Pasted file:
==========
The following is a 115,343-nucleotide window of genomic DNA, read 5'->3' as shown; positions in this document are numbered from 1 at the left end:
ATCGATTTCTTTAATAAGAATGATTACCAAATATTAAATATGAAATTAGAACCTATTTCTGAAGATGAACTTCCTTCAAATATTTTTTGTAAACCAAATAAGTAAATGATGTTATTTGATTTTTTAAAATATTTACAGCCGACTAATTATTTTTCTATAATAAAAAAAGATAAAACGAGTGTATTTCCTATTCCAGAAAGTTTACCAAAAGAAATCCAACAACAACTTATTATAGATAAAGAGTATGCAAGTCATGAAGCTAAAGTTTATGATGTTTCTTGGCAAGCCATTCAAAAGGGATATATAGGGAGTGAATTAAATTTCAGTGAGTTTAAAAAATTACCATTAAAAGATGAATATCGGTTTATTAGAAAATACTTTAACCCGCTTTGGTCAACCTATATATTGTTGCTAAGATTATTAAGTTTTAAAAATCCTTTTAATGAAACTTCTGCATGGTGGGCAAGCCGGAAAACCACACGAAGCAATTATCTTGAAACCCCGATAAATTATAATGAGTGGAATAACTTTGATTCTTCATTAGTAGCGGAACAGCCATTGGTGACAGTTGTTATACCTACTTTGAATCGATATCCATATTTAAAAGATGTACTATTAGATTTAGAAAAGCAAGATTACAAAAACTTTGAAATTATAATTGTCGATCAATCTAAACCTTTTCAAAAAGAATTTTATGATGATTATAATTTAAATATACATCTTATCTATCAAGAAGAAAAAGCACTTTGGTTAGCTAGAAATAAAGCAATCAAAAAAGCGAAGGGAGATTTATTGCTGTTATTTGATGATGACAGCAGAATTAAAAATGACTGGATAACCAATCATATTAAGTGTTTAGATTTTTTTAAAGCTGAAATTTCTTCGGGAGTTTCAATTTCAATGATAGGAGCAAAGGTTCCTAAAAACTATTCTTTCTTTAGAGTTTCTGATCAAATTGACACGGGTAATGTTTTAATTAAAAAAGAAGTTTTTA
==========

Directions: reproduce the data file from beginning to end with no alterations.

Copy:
The following is a 115,343-nucleotide window of genomic DNA, read 5'->3' as shown; positions in this document are numbered from 1 at the left end:
ATCGATTTCTTTAATAAGAATGATTACCAAATATTAAATATGAAATTAGAACCTATTTCTGAAGATGAACTTCCTTCAAATATTTTTTGTAAACCAAATAAGTAAATGATGTTATTTGATTTTTTAAAATATTTACAGCCGACTAATTATTTTTCTATAATAAAAAAAGATAAAACGAGTGTATTTCCTATTCCAGAAAGTTTACCAAAAGAAATCCAACAACAACTTATTATAGATAAAGAGTATGCAAGTCATGAAGCTAAAGTTTATGATGTTTCTTGGCAAGCCATTCAAAAGGGATATATAGGGAGTGAATTAAATTTCAGTGAGTTTAAAAAATTACCATTAAAAGATGAATATCGGTTTATTAGAAAATACTTTAACCCGCTTTGGTCAACCTATATATTGTTGCTAAGATTATTAAGTTTTAAAAATCCTTTTAATGAAACTTCTGCATGGTGGGCAAGCCGGAAAACCACACGAAGCAATTATCTTGAAACCCCGATAAATTATAATGAGTGGAATAACTTTGATTCTTCATTAGTAGCGGAACAGCCATTGGTGACAGTTGTTATACCTACTTTGAATCGATATCCATATTTAAAAGATGTACTATTAGATTTAGAAAAGCAAGATTACAAAAACTTTGAAATTATAATTGTCGATCAATCTAAACCTTTTCAAAAAGAATTTTATGATGATTATAATTTAAATATACATCTTATCTATCAAGAAGAAAAAGCACTTTGGTTAGCTAGAAATAAAGCAATCAAAAAAGCGAAGGGAGATTTATTGCTGTTATTTGATGATGACAGCAGAATTAAAAATGACTGGATAACCAATCATATTAAGTGTTTAGATTTTTTTAAAGCTGAAATTTCTTCGGGAGTTTCAATTTCAATGATAGGAGCAAAGGTTCCTAAAAACTATTCTTTCTTTAGAGTTTCTGATCAAATTGACACGGGTAATGTTTTAATTAAAAAAGAAGTTTTTA